Bonds Market Could Fall, Create Massive Problems for Stocks
There’s a giant elephant in the room and it’s getting weak. It could fall at any time. Sadly, this elephant, the bonds market, continues to be overlooked.
We know, our readers don’t really care about what’s happening in the bonds market. But there are some developments worth mentioning.
Before going into any details, let’s go over the basics. When interest rates are low, the bonds market rallies.
After the financial crisis, thanks to central banks, bonds markets across the globe witnessed a massive rally. Since then, bond prices have soared and there been has been a significant amount of bond issuance.
To give you some idea, consider that at the end of the second quarter of 2017, there was $39.82-trillion worth of bonds outstanding in the U.S. In 2007, this figure was $29.36 trillion. (Source: “US Bond Market Issuance and Outstanding,” Securities Industry and Financial Markets Association, last accessed December 6, 2017.)
In other words, in almost 10 years, the U.S. bonds market has ballooned by close to $10.5 trillion.
Federal Reserve Taking the Punch Bowl Away?
It has to be questioned how long this party in the bonds market could continue.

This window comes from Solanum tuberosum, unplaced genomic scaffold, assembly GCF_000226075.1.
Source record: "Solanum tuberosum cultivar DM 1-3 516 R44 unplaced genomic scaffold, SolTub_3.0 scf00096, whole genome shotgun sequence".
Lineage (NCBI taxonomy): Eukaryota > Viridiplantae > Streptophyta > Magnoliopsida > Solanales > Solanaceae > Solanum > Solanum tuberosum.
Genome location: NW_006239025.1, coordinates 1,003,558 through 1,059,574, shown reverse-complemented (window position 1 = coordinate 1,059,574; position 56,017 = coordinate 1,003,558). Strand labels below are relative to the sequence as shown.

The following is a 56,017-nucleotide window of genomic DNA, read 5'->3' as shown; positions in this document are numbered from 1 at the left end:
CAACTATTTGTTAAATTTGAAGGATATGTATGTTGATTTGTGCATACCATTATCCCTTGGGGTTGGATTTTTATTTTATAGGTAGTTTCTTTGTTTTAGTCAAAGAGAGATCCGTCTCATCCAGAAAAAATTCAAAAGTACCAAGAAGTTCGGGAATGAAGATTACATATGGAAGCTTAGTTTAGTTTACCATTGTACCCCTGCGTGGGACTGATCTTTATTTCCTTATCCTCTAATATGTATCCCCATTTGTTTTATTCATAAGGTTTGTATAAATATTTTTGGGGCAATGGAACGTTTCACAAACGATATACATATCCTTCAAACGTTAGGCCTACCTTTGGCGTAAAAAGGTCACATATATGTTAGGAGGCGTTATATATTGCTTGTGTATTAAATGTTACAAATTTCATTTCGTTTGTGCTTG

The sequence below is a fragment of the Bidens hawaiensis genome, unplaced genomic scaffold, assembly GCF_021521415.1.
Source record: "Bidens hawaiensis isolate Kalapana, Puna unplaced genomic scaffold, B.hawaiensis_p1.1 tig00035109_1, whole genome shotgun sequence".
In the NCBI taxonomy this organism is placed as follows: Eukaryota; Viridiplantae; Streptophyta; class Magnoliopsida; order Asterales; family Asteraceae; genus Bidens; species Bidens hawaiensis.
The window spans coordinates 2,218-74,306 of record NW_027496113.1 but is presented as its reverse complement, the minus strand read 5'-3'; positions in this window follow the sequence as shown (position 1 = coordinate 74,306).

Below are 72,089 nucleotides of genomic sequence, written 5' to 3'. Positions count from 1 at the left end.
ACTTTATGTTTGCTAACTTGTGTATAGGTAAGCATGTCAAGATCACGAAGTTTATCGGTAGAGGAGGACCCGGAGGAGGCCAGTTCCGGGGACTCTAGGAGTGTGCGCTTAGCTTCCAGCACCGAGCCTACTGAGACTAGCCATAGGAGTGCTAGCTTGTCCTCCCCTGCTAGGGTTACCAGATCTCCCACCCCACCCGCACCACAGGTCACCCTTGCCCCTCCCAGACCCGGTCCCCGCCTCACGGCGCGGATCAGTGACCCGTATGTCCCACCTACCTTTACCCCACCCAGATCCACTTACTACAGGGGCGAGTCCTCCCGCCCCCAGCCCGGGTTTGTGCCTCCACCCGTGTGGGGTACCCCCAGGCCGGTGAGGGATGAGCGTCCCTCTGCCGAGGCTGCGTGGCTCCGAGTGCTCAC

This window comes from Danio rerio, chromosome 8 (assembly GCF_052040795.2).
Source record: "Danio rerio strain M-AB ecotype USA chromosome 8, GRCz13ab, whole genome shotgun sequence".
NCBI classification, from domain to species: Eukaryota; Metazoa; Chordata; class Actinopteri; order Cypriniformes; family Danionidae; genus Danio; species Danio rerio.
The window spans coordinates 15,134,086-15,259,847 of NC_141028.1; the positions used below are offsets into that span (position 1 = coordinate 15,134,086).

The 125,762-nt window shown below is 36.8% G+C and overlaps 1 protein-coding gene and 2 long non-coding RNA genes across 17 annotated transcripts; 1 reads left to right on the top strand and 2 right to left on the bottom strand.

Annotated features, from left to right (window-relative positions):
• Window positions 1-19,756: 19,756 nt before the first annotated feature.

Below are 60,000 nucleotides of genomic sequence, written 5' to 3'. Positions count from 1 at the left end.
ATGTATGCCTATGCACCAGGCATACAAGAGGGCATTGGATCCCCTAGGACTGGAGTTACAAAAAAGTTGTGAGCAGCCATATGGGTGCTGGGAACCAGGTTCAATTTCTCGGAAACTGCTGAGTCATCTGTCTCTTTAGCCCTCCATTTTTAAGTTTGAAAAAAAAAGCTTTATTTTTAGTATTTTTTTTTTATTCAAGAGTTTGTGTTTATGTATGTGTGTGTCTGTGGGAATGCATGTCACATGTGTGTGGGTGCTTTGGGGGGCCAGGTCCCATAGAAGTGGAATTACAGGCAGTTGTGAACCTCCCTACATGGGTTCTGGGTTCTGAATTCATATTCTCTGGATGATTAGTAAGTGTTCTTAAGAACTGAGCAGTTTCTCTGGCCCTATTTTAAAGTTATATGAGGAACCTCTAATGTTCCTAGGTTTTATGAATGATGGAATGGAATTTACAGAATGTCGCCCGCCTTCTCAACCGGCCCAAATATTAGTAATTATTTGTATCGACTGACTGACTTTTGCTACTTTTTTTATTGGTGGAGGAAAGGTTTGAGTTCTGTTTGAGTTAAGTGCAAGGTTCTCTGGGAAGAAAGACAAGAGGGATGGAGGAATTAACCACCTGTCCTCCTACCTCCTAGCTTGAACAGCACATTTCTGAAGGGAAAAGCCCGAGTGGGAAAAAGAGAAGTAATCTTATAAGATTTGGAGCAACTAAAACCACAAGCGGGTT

The Federal Reserve is taking away the punch bowl—low interest rates. Economics 101: When interest rates increase, bonds yields rise and bond prices collapse.
We are seeing a rigorous sell-off in short-term bonds. Look at the chart below:
Chart courtesy of StockCharts.com
Yields on the U.S. 2-year Treasury have soared 200% in the last one-and-a-half years.
In mid-December, the Federal Reserve will be meeting and deciding on rate hikes again. Currently, market participants expect another rate hike.
Mind you, as part of the quantitative easing, the Fed has accumulated a lot of bonds on its balance sheet. It is now selling them, too.
Keeping all this in mind, what do you think will happen to the bonds market? It isn’t irrational to see a crash-like situation. We could see bond investors rushing for the exits. Rising interest rates are one of the biggest factors of bond prices collapsing.
Why Does the Bonds Market Matter So Much?
Imagine you are a Chief Financial Officer (CFO) of a company. Your company is planning to invest in a project that’s going to cost around $500.0 million. Unfortunately, the company doesn’t have the cash to fund the project. You need to contact the bank and arrange a loan or some sort of credit facility.
What do you think your banker will tell you when you ask for a loan?
Fact: Your banker could be asking you to pay higher interest on the loan.
As the Federal Reserve is raising rates and yields are rising, rates at which banks lend to businesses (prime rate) is also increasing. It currently stands at 4.25%. The last time it was above four percent was back in 2008.
Going back to your business investment conundrum, if you borrowed $500.0 million back in 2015, when the prime rate was 3.25%, your interest expense would be $16.25 million per year. Now, its $21.25 million.
See what’s happening here?
All of a sudden, higher interest rates could start eating away at company profits. As this happens, don’t for a second think company stock prices will continue to go higher. We could see them tumble.
As the bonds market falls, investors could suddenly dislike stocks, too.